In Her Own Time: Musing on Walking and Other Developmental Milestones

In Her Own Time: Musing on Walking and Other Developmental Milestones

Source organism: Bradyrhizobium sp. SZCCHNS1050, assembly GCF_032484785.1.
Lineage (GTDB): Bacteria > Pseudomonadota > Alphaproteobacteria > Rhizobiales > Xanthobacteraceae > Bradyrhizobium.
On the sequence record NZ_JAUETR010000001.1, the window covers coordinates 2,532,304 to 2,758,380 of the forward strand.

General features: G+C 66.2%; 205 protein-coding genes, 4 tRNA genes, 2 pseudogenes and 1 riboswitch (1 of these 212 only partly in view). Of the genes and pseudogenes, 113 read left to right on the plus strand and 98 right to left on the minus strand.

It was a simple, easy morning. We woke up a little extra chipper, worked our way up to and through a decently yummy oatmeal breakfast. She crawled and knee-walked around, particularly fascinated with two plastic balls - one yellow, one blue. She's been dropping and pseudo-throwing things lately (mostly balls and stones) and just watching them go as they may until they stop. She is learning something important, it seems. Maybe it's got something to do with gravity, my little Newton, and perhaps how to defy it. As my partner and I were enjoying the last of our tea, and about to move into our day, the little sweetie, ball in hand, stood up and walked across the floor for the very first time. Then she plunked down on her knees and did it again. Six steps. Then seven. Then eleven. So on and so on. Today has been a sort of magical day in light of this new toddling wonder. To see this amazing little human decide on her own to walk alone and in such an ordinary mundane moment just sort of blew my mind. It is fascinating and inspiring, and spiritual somehow. She's been standing unassisted for months, and even took one, then two very wobbly steps a week or so ago. This though, this was the real thing! And all on her little lovely lonesome *sniff*. Our daughter is 13 months. We've gotten a lot of advice from well-meaners lately as to how to "get her to walk". But we knew she'd walk alone in her own good time, so we offered her our hands and fingers when she asked for them, kept her in soft shoes, enjoyed her odd knee walking and delightful backwards steps when holding our fingers, and just loved her up one side and down the other per usual, no schedule needed. I didn't want to rush her out of her crawling stage, for all the physical, cerebral and emotional connections that were growing there, just as I don't want to rush her away from the curious way she's playing with balls. It's all got its own brilliant logic. She's absorbing, musing, trying and growing as fast as she needs to, as slow as she needs to. She's not thinking about it, the development is just, well... developing. One resource that has helped my partner and I find and affirm our patient approach to development is the work of Dr. Emily Pikler. She pioneered a science-based movement to just let babies be, proposing that a healthy baby has the ability to find her way developmentally exactly as needed and requires no extra intervention. In fact, Pikler and her contemporaries assert that doing the opposite (putting babies in positions they can't sustain themselves such as propped sitting and using walkers or other mobility devices) undermines their physical and emotional well-being. I don't subscribe to all of Pikler's ideas, but I wholeheartedly embrace this one. I believe and feel I witness that the more I let my child be to discover, problem solve and celebrate her own triumphs, the more she grows into who she is most naturally, following our bi-pedded lead naturally, no "instruction" needed. Today's walking excitement isn't the first I've seen of her self-directed "ta-dah" moments, of course - as moms, we see "ta-dahs" every day, don't we? But the big moves in her motor development world are an especially big joy! A couple weeks ago, she picked up a spoon and dug into her oats like it was common course. A couple months ago, she picked up some color pencils and started "writing" like mama. The other day, she turned around and backed herself off of the bed. We didn't teach her that, we didn't teach her any of it, well not intentionally I mean. When her little feet planted solidly on the floor, having backed and lowered herself to her goal, she looked up with a knowing smile. I saw that same smile today, ball in hand, walking across the dining room floor at breakfast time. That soft beam of contented confidence, that will always be worth the wait for me. Knowing that she'll know she can and will figure out what she needs to in due time, that's priceless.


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